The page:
When I’m not out in the garden, or writing about it, it seems I’m listening to things about it… This morning it was a little gem on Woman’s Hour, on Radio Four, that caught my attention. It was an interview with garden historian Jenny Uglow in her suspiciously neat-sounding shed (she could get inside it, along with a radio reporter, for a start).
Jenny’s delightful book, A Little History of British Gardening, is one of the treasures on my bookshelf. It’s full of interesting things, and so was her interview on garden tools – as regular readers will know, I’m a bit of an anorak where the tools of my trade are concerned.
Anyway, did you know, for example, that painting your tools blue keeps flies off? Or that one of the daily tasks for Victorian estate gardeners was squeezing ants?
The report also had a little ditty which I just have to share – I’m sure everyone else has come across it already, but I had the delight of discovering it for the first time:
“From where the old thick laurels grow along the toolshed wall
You find the tool and potting sheds, which are the heart of all.
The cold frames, and the hothouses, the dungpits and the tanks,
The rollers, carts and drainpipes with the barrows and the planks,
And there you’ll see the gardeners, the men and ‘prentice boys,
Told off to do as they are bid, and do it without noise;
For except when seeds are planted and we shout to scare the birds,
The glory of the garden, it abideth not in words.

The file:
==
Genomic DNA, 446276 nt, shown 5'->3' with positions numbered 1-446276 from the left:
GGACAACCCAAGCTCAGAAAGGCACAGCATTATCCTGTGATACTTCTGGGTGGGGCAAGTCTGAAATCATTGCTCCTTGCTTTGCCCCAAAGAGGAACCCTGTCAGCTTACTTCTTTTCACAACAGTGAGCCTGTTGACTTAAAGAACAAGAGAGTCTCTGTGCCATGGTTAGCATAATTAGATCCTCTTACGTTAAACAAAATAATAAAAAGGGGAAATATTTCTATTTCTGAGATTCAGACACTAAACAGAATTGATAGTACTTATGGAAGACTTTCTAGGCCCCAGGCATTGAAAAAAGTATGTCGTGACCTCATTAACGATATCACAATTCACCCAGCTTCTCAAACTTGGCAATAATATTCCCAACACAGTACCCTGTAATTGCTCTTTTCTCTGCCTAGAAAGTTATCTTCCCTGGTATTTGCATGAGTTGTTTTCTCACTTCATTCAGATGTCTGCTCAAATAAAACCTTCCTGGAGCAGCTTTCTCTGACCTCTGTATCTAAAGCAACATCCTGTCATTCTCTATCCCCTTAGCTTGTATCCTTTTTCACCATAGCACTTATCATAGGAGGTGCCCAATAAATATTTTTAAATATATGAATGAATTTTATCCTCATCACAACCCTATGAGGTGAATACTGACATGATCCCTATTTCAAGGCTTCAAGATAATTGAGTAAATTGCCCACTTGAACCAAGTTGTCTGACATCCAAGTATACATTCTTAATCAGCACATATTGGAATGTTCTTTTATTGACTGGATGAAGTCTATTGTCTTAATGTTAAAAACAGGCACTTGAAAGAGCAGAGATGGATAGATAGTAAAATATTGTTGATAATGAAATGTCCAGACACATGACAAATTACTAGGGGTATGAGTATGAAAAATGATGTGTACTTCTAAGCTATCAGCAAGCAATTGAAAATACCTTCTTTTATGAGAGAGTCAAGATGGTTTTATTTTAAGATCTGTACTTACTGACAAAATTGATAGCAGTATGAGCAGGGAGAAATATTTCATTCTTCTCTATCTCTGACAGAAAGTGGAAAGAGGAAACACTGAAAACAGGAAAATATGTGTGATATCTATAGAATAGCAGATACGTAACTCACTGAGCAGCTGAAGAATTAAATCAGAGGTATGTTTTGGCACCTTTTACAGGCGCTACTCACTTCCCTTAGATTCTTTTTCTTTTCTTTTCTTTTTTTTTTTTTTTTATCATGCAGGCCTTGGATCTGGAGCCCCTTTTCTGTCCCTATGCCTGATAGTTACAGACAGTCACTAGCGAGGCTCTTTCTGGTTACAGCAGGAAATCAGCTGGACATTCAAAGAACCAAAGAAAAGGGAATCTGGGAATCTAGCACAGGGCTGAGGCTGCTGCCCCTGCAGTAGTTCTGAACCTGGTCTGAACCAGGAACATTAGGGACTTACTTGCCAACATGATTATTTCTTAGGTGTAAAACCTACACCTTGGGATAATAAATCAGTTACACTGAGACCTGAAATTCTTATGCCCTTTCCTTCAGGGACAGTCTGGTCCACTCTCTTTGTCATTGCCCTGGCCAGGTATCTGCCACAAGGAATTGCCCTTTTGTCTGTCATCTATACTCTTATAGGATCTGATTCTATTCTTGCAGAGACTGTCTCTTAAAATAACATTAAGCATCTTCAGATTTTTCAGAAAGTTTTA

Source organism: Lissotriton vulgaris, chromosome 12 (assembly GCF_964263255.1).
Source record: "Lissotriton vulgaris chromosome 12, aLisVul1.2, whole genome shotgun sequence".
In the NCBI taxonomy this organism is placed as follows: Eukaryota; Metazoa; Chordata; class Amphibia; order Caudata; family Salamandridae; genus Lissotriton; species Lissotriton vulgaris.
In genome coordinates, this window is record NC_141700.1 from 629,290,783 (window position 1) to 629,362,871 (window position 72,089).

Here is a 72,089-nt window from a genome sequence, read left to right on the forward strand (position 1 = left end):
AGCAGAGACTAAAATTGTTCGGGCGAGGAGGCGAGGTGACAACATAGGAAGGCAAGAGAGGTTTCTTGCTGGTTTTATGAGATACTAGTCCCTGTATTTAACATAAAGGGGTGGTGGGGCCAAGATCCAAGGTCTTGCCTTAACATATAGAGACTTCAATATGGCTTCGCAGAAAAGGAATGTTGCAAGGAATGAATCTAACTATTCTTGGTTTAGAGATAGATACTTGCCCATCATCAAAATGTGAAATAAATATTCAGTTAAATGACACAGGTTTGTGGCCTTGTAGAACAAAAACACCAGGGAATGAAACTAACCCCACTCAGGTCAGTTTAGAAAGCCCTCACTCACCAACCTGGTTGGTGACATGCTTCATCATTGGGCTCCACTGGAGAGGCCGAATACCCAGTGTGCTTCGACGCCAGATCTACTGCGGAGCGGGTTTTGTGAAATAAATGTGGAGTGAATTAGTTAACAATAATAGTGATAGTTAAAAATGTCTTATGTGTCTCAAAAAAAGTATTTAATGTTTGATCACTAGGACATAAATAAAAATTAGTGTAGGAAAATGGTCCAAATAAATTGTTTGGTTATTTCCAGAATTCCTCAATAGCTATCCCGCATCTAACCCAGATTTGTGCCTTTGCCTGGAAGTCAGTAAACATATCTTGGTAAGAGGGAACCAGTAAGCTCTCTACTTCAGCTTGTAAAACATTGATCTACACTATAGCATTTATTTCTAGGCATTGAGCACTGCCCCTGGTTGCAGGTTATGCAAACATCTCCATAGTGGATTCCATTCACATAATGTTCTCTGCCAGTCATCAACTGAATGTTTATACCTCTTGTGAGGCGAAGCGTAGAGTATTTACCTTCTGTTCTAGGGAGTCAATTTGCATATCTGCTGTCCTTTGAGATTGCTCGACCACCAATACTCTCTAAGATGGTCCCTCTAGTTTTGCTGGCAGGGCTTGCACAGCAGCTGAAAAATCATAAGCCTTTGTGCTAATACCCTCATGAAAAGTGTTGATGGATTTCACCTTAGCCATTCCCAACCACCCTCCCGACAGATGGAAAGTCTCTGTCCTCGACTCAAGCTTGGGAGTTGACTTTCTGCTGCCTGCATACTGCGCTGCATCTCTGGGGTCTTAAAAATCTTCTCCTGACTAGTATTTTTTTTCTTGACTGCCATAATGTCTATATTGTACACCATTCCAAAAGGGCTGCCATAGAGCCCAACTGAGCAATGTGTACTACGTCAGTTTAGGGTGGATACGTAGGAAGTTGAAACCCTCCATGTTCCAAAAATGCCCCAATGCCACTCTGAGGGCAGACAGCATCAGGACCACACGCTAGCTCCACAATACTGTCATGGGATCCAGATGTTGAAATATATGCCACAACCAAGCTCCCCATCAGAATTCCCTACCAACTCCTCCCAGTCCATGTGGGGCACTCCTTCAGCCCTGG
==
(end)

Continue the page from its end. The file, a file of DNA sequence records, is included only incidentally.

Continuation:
Our England is a garden, and such gardens are not made
By singing, “Oh, how beautiful!” and sitting in the shade.
Far better men than we go out and start their working lives
In grubbing weeds from gravel paths, with broken dinner knives.”
I discover from Jenny’s book that this is actually by Rudyard Kipling – it’s called The Glory of the Garden. In case you’re interested (the internet is a wonderful thing… but it does also encourage you to go on a bit) there’s more:
“There’s not a pair of legs so thin, there’s not a head so thick,
There’s not a hand so weak and white, nor yet a heart so sick,
But it can find some needful job that’s crying to be done,
For the Glory of the Garden glorifieth every one.
Then seek your job with thankfulness and work till further orders,
If it’s only netting strawberries or killing slugs on borders;
And when your back stops aching and your hands begin to harden,
You will find yourself a partner in the Glory of the Garden.
Oh, Adam was a gardener, and God who made him sees
That half a proper gardener’s work is done upon his knees,
So when your work is finished, you can wash your hand and pray
For the Glory of the Garden, that it may not pass away!”
That’s quite enough of that – ed.